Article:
Headaches and Migraines
A headache can be pain anywhere in the head and upper neck, and is the most common source of pain. There are numerous causes for the headaches and migraines, which led the International Headache Society to create an updated classification system in 2007 with three major categories:
- Cranial neuralgias, facial pain, and other headaches
Headaches by Type
Tension headaches are the most common type of primary headache and are experienced by 90% of adults at some point in their lives. They are most prevalent in women.
Migraine headaches are the second most common, afflicting 28 million people in the United States alone. Both children and adults can experience migraines, but after puberty, they are most likely to occur in women. Approximately 6% of men and 18% of women will, at some point in their lives, experience a migraine.
Cluster headaches are a rare form of the primary type, affecting about 1 in every 1,000 individuals. These headaches are most common in men in their twenties, although they can be present in women and children.
Secondary headaches are those which are attributed to an underlying problem in the head or neck like a tumor, bleeding in the brain, or a condition like meningitis.
Cranial neuralgia refers to a group of headaches caused by inflammation of the nerves in the head and upper neck. This category also includes facial pain.
Causes of Headaches and Migraines
Even though tension headaches are far and away the most common type, their cause has been attributed to excessive contraction of the muscles around the head.
Migraines are a much more complex condition, with severe pain that may require the patient to retreat to a cool, quiet, dark room for hours at a time. Often accompanied by a warning aura, the severe pain of a migraine may be set off by something as simple as a strong odor, certain foods, missing sleep, glare from lights, or menstrual periods.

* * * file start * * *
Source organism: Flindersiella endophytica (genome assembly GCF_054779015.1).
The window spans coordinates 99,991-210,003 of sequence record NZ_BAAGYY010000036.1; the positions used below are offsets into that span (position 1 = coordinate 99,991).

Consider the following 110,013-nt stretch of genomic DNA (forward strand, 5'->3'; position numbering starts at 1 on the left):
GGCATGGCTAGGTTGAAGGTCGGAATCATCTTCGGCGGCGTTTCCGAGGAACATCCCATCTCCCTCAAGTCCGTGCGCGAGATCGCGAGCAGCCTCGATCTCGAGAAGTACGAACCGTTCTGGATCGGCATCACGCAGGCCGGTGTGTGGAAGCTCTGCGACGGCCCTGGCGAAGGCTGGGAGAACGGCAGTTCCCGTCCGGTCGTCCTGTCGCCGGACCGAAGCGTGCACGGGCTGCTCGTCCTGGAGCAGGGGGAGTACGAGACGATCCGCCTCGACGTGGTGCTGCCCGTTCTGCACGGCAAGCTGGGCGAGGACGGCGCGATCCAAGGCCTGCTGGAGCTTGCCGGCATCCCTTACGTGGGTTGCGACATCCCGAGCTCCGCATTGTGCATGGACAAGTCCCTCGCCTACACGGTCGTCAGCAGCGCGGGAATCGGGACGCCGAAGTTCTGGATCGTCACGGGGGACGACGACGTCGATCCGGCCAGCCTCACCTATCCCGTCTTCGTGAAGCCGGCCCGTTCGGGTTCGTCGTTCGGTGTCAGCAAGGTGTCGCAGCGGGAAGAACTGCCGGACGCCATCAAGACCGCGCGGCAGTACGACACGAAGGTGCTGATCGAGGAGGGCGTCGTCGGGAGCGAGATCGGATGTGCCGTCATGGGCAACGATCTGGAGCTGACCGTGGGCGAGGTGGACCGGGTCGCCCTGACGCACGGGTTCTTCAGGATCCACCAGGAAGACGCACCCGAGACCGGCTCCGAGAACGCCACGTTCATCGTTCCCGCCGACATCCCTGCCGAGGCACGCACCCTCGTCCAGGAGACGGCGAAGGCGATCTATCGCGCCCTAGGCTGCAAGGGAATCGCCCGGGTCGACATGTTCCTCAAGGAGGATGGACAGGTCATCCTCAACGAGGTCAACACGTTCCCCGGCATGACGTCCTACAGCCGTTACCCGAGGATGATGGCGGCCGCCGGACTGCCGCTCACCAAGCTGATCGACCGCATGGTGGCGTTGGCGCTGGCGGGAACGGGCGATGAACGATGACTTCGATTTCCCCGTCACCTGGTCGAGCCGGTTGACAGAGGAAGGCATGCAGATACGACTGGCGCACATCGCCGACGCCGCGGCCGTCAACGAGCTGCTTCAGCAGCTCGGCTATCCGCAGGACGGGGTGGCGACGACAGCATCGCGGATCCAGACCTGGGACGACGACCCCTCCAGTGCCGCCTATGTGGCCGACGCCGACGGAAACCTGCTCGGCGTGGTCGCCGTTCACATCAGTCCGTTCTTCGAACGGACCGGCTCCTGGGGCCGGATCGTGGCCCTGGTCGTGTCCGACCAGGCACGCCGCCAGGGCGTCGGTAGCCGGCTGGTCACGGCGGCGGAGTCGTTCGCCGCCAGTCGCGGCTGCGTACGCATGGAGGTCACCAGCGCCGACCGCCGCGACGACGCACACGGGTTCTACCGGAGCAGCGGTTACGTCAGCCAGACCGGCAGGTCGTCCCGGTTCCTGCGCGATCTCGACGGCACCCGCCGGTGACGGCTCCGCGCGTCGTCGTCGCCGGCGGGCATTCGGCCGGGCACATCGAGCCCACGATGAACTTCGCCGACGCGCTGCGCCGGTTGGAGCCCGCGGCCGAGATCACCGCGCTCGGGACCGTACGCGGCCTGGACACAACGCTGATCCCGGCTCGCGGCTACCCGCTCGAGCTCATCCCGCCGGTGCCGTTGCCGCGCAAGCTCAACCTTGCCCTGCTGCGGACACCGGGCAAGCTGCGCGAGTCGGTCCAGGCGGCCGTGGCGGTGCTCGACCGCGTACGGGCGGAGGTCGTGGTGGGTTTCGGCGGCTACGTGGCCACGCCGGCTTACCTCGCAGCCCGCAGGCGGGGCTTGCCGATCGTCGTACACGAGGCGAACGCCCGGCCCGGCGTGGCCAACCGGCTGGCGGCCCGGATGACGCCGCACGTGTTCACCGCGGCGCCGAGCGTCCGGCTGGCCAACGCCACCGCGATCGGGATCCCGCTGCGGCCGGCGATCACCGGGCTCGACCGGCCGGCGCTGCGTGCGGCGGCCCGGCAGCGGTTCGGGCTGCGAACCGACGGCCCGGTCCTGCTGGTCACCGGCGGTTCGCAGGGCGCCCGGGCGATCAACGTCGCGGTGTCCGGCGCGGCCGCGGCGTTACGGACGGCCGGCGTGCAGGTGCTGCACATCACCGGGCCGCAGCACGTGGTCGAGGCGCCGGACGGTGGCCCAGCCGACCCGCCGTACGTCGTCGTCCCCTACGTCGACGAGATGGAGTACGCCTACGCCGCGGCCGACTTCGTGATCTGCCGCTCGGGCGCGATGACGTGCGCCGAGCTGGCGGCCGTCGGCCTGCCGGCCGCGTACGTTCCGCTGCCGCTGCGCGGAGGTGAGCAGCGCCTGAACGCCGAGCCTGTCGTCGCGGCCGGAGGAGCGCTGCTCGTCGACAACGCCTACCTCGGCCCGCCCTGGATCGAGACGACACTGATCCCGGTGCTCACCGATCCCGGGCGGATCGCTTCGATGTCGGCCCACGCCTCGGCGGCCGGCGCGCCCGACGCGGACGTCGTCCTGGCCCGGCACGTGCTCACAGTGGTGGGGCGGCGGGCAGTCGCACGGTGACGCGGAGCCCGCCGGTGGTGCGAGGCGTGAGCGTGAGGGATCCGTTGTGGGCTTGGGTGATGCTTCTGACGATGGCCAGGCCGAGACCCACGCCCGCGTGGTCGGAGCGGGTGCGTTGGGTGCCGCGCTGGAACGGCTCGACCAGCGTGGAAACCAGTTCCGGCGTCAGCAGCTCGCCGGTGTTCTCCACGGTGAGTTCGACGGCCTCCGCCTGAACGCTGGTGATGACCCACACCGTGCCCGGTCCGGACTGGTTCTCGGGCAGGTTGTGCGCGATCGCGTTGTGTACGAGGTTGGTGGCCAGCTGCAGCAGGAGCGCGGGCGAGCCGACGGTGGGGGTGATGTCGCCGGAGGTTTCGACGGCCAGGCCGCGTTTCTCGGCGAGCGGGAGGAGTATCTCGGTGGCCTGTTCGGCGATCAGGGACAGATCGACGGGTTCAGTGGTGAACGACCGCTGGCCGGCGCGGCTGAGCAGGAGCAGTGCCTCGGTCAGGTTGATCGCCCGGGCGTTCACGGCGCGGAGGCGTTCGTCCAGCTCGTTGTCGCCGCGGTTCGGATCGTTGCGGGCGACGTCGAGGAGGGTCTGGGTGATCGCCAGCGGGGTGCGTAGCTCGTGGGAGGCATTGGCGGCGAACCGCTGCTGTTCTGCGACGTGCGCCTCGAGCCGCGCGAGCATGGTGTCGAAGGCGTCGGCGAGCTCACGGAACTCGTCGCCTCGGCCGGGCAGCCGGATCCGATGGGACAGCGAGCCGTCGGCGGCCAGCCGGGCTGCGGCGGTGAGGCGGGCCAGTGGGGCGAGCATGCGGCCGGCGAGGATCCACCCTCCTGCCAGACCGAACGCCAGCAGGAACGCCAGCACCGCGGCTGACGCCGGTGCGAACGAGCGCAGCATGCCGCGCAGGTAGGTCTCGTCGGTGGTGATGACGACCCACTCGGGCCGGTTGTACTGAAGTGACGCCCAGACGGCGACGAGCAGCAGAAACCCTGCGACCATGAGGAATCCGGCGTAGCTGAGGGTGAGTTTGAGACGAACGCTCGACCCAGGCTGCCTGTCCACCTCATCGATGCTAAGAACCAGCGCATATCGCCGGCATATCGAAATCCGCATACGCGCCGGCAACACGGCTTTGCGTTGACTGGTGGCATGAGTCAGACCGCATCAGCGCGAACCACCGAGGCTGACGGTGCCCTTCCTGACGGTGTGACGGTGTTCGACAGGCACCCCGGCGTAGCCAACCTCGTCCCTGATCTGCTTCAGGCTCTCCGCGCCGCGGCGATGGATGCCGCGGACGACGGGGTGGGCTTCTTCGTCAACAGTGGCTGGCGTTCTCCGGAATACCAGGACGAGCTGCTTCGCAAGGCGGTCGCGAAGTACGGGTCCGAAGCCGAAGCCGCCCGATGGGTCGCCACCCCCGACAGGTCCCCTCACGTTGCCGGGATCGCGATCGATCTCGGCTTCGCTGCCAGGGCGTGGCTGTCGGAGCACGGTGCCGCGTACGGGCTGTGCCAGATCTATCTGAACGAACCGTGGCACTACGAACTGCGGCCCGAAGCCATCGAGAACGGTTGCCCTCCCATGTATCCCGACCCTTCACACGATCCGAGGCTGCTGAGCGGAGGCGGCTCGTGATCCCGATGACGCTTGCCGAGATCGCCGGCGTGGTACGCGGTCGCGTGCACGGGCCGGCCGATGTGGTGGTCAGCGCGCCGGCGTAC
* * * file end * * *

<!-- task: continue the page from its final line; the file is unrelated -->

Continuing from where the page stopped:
Treatment of Headaches and Migraines
Mild headache complaints may require nothing more than taking an over-the-counter pain medication, getting a neck rub, or lying down and relaxing, while migraines can be so severe as to require the use of anti-seizure drugs and powerful painkillers. Obviously in the case of secondary headaches, some effort must be made to address the underlying condition including imaging to look for tumors and, possibly other tests.
Although manageable for most people, anyone with chronic, severe headaches should get a check up to make sure the pain they are suffering is not a symptom of another illness.
Diagnostic Testing & Treatments
When evaluating patients with long-lasting headaches or migraines your physician may order tests or procedures to rule out possible causes of your pain if your condition is unusual, complex or suddenly becomes more severe. Tests and diagnostic procedures may include: blood tests, Computerized tomography (CT) scans, or functional magnetic resonance imaging (fMRIs).
Meet Our Neurologists
At Neurological Associates of West Los Angeles our neurologists specialize in the treatment and diagnosis of headaches and migraines. Dr. Shimizu, Dr. Chang, Dr. Jordan and Dr. O’Connor all treat patients with migraines and severe headaches. If you suffer from migraines or headaches and need a specialist contact one of them to schedule an appointment today 310-829-5968.